Paul Scott

Trenchless Pioneers: Paul Scott

Paul Scott

Subsurface Utility Engineering (SUE) is an engineering practice to locate existing underground utilities with a high degree of accuracy and comprehensiveness. Around since 1981, SUE has aided countless state and local departments of transportation, design consultants and utility companies tracking these subsurface utilities, saving millions of dollars on their projects.

One individual — Paul Scott — was critical in introducing and promoting this-then emerging technology while he worked for the Federal Highway Administration (FHWA). Learning about how the technology worked and benefited project-utility conflicts, costs and delays from SUE pioneering company So-Deep, Scott became a respected SUE advocate over the course of the next 30 years.

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SUE was brought to his attention by his then bosses, Jim Overton and Jerry Poston, telling him that the Virginia DOT was using something that reduced damage to underground utilities. They soon met with So-Deep’s SUE guru Jim Anspach, who laid out exactly what SUE was, does and will do — and they quickly recognized its nationwide value.

“We didn’t understand much of what they told us, at least I didn’t, but we understood enough to know, as Jerry [Poston] told us, ‘SUE was going to revolutionize the way utilities were handled on highway projects.’ He was right. But there was lots of work that needed to be done before SUE evolved to that point,” remembers Scott.

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And he readily accepted the challenge to get SUE in front of those DOTs and local governments. Scott was tasked with heading up FHWA’s promotional efforts that took place throughout the 1990s. This job included crafting memos for field offices stressing SUE’s benefits and encouraging them to promote it to state DOTs, as well developing needed papers, brochures and handbooks detailing SUE and making presentations at workshops, conferences and meetings. He also advocated for much-need funding for SUE-related activities, such as development and distribution of research reports and videos and conducting workshops at more than 20 state DOTS. He also facilitated projects to demonstrate the value of SUE in Oregon, Wyoming and Puerto Rico.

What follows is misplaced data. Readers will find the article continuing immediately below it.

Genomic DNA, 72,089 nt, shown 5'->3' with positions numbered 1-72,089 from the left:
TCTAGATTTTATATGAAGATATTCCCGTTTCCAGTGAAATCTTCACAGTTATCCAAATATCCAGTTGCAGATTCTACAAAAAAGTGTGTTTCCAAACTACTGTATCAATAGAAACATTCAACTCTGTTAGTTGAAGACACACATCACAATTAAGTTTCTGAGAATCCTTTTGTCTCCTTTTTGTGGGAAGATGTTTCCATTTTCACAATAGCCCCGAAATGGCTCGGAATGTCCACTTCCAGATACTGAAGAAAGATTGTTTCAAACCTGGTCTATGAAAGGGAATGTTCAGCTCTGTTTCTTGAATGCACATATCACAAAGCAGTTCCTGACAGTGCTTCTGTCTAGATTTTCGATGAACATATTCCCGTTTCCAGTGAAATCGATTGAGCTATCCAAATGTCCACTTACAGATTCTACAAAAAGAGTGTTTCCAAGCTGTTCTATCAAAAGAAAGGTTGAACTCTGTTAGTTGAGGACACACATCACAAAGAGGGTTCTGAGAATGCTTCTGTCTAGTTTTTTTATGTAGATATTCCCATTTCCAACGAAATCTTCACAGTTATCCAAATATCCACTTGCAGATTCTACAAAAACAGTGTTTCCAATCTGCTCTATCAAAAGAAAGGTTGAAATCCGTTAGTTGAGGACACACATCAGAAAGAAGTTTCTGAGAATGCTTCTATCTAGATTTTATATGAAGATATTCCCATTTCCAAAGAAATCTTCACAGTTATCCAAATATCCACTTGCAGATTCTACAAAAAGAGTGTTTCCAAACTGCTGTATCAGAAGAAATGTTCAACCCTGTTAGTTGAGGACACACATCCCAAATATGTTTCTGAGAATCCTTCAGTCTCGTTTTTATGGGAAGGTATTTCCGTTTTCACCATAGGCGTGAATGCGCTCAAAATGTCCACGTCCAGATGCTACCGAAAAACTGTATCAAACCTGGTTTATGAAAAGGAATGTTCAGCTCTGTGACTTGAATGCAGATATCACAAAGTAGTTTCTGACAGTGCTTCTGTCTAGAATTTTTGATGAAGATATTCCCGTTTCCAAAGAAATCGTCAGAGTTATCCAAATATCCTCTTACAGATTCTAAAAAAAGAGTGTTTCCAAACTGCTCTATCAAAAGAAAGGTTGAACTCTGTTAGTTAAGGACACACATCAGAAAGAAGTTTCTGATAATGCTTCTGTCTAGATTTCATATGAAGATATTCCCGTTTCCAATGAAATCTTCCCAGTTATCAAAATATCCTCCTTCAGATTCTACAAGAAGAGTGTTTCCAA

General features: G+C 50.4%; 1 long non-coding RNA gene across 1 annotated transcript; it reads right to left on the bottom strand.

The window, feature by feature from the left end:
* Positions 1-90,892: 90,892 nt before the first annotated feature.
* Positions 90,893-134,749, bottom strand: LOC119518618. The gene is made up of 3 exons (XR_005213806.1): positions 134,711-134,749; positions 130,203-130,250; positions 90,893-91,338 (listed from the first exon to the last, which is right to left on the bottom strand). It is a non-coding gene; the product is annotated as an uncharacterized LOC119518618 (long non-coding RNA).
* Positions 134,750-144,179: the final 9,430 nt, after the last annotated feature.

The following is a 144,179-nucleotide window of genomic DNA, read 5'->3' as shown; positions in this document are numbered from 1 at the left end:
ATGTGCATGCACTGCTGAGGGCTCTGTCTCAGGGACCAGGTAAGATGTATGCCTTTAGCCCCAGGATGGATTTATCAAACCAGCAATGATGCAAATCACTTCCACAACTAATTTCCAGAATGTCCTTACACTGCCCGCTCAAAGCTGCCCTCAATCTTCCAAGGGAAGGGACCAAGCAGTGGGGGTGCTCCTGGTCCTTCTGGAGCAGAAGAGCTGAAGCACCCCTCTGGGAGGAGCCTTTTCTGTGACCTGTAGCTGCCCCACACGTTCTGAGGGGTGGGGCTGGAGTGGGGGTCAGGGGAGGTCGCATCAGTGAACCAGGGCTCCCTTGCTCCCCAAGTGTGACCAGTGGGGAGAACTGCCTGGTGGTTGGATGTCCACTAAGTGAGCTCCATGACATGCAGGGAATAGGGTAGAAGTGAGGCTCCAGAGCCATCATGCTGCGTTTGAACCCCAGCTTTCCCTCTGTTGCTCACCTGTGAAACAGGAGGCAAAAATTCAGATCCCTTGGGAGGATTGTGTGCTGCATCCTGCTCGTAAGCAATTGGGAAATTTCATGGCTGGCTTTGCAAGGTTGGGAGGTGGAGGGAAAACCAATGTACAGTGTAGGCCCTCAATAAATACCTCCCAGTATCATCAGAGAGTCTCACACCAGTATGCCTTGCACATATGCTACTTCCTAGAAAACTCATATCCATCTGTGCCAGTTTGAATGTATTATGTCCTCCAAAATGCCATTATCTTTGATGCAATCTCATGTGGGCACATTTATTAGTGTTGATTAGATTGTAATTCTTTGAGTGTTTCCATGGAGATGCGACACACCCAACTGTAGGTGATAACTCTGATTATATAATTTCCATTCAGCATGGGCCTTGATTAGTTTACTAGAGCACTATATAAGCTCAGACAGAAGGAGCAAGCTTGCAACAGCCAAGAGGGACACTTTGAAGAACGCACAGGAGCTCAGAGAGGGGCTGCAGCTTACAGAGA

Early on, So-Deep was the only SUE provider throughout most of the 1980s but other companies soon joined this discipline. Still, the number of DOTs using SUE by the early 1990s, were few. “The only state departments of transportation we were aware of in 1991 that were using SUE were Virginia, Maryland, Delaware and Pennsylvania. Other providers and other state DOTs soon began to appear and the race was on,” Scott says.

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After 35 years, Scott retired from FHWA in 2003, and began working with Nick Zembillas at T2 Utility Engineering Services (then known as TBE Group). Scott worked for T2 for 17 years, continuing his role as SUE promoter and advocate. Over that time, the SUE landscape drastically changed.

“Today, there are hundreds of engineering companies providing SUE services in the United States alone,” Scott says. “In addition, Lawrence Arcand has led the spread of SUE throughout Canada and Nick [Zembillas] has introduced SUE to Canada, Great Britain, France, China, Australia and Ecuador. You can Google ‘subsurface utility engineering’ and spend the day reading the results. SUE must have created thousands of jobs around the world and the savings are unimaginable. Consider the savings from avoiding utility relocations alone.”

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Scott is humble about his contributions to the SUE sector, giving far more credit to other SUE experts and leaders. But his role can’t be discounted. “When I first got involved, there were only a few SUE providers and only a handful of state and local transportation departments using SUE. The challenge was to get the word out to all the states,” he says. “I became pretty well known in my small circle of the world as an advocate for those involved with utilities on highway rights of way and for SUE. Even so, others did more.”

Scott fully retired in 2020 at age 81 but is still promoting SUE, regularly creating LinkedIn posts to highlight SUE’s history. He marvels at how far SUE has come and how utility owners have embraced this game-changing practice. “The market for SUE at locations where excavation is taking place has nowhere near been reached,” says Scott. “Even many of the state DOTs are not using it. It’s a gamble they take to save some money … there is still a big market for SUE and I expect seeing it expand even more than it already has.”

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Sharon M. Bueno is the editor of Trenchless Technology.

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